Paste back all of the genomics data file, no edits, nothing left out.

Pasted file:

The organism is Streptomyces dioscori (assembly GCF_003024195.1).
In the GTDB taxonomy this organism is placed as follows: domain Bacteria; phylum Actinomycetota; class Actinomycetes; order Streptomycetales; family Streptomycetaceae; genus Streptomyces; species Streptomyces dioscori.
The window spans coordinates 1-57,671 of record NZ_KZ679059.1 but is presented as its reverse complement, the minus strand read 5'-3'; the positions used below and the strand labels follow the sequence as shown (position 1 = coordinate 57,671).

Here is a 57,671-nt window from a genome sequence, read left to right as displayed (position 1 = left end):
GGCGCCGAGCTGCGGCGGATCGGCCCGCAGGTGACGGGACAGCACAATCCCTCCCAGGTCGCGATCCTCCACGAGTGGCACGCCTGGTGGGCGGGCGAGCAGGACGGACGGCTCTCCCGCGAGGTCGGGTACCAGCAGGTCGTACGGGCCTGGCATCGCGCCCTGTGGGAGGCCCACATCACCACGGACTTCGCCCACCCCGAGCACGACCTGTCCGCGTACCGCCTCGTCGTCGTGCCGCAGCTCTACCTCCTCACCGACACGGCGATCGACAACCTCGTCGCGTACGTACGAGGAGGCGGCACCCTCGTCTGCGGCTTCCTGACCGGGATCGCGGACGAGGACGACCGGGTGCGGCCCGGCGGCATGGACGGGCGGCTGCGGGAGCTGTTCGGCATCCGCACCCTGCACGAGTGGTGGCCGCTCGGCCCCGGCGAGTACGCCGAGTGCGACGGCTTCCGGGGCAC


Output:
The organism is Streptomyces dioscori (assembly GCF_003024195.1).
In the GTDB taxonomy this organism is placed as follows: domain Bacteria; phylum Actinomycetota; class Actinomycetes; order Streptomycetales; family Streptomycetaceae; genus Streptomyces; species Streptomyces dioscori.
The window spans coordinates 1-57,671 of record NZ_KZ679059.1 but is presented as its reverse complement, the minus strand read 5'-3'; the positions used below and the strand labels follow the sequence as shown (position 1 = coordinate 57,671).

Here is a 57,671-nt window from a genome sequence, read left to right as displayed (position 1 = left end):
GGCGCCGAGCTGCGGCGGATCGGCCCGCAGGTGACGGGACAGCACAATCCCTCCCAGGTCGCGATCCTCCACGAGTGGCACGCCTGGTGGGCGGGCGAGCAGGACGGACGGCTCTCCCGCGAGGTCGGGTACCAGCAGGTCGTACGGGCCTGGCATCGCGCCCTGTGGGAGGCCCACATCACCACGGACTTCGCCCACCCCGAGCACGACCTGTCCGCGTACCGCCTCGTCGTCGTGCCGCAGCTCTACCTCCTCACCGACACGGCGATCGACAACCTCGTCGCGTACGTACGAGGAGGCGGCACCCTCGTCTGCGGCTTCCTGACCGGGATCGCGGACGAGGACGACCGGGTGCGGCCCGGCGGCATGGACGGGCGGCTGCGGGAGCTGTTCGGCATCCGCACCCTGCACGAGTGGTGGCCGCTCGGCCCCGGCGAGTACGCCGAGTGCGACGGCTTCCGGGGCAC